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Consciousness and Moral Responsibility$
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Neil Levy

Print publication date: 2014

Print ISBN-13: 9780198704638

Published to Oxford Scholarship Online: April 2014

DOI: 10.1093/acprof:oso/9780198704638.001.0001

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Consciousness and Control

Consciousness and Control

(p.109) 6 Consciousness and Control
Consciousness and Moral Responsibility

Neil Levy

Oxford University Press

This chapter turns to accounts of moral responsibility that make control a central condition. Focusing on the relatively undemanding account of control developed by John Martin Fischer and Martin Ravizza, I argue that agents who are not conscious of the facts that give to their actions their moral significance do not exercise control over that significance. It is also explained how agents may be capable of breathtaking creativity without relying on the conscious integration of contents. The chapter concludes with some remarks on George Sher’s arguments against the claim that consciousness is needed for moral responsibility. Sher’s account is criticized on the grounds that the account of capacities to which it is committed is unsatisfactory, the demands it levels are in the actual world unfair, and his account of origination is too permissive.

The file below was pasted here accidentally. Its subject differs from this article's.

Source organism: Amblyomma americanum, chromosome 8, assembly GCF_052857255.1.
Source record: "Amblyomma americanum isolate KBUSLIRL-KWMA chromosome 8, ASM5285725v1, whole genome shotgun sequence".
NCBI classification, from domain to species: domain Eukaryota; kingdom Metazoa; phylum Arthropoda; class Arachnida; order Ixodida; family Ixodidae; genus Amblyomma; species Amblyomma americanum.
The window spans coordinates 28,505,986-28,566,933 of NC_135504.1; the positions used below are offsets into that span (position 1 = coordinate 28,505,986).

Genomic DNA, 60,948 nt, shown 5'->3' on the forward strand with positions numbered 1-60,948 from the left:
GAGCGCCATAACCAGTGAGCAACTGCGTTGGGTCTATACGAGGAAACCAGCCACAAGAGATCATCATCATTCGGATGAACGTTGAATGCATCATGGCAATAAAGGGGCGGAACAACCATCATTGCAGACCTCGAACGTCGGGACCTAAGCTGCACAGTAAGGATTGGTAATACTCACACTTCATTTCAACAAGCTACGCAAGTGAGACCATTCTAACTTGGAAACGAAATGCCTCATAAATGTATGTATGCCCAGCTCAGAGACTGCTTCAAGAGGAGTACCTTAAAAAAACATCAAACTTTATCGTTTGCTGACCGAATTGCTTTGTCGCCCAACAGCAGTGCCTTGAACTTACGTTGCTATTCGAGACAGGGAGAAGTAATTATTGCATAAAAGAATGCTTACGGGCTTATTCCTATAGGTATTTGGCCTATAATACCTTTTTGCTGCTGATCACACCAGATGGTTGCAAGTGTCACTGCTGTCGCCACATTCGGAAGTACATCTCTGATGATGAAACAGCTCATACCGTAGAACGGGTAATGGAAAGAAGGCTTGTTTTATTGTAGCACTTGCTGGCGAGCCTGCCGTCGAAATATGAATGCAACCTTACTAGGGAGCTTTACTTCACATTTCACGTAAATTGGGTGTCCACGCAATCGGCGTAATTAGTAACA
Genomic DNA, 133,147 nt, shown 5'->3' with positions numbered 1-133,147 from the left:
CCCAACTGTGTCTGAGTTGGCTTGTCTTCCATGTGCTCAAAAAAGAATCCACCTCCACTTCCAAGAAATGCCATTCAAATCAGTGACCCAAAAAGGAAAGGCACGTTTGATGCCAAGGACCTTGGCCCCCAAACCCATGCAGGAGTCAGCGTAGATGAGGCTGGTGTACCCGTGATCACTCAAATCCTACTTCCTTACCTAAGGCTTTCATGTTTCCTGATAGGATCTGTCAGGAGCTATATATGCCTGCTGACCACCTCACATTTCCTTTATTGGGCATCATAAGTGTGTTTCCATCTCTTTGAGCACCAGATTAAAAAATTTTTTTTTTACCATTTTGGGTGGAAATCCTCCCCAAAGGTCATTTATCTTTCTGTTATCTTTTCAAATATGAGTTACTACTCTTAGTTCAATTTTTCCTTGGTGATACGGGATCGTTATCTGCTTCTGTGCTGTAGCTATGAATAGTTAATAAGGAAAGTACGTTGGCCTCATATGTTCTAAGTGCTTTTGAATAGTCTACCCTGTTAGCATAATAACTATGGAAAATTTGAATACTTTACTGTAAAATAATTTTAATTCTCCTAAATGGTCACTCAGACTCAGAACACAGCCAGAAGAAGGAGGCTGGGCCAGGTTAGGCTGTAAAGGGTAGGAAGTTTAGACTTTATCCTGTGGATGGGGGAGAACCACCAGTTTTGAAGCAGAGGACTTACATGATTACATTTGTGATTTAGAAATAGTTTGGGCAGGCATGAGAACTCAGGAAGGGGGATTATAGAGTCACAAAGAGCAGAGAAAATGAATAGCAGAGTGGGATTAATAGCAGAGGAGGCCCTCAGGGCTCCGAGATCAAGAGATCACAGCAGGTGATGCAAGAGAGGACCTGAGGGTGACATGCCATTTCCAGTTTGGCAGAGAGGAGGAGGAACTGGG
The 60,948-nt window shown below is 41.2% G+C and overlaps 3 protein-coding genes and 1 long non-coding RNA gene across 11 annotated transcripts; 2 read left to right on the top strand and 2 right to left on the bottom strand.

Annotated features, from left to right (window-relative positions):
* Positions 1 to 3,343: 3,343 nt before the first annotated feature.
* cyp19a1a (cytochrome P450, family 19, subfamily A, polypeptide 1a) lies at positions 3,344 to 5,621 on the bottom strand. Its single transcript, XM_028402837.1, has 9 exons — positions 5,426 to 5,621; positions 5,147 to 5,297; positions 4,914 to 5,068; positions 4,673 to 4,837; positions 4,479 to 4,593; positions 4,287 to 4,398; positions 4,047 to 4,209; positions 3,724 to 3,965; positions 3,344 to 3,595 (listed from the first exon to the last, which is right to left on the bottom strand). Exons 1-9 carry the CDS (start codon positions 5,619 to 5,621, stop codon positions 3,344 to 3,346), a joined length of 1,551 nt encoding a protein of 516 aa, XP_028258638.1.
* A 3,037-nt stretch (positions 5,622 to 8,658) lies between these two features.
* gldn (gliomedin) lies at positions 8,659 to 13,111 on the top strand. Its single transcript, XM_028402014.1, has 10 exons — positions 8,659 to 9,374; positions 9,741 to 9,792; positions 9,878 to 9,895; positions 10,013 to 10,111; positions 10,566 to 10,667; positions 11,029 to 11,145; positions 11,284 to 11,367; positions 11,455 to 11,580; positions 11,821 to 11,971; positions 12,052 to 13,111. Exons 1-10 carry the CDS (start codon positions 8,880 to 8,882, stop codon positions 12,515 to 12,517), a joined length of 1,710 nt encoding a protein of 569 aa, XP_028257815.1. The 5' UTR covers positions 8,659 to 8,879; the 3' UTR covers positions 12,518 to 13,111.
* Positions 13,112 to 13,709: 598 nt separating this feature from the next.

Keywords:   Moral responsibility, control, creativity, John Martin Fischer, George Sher

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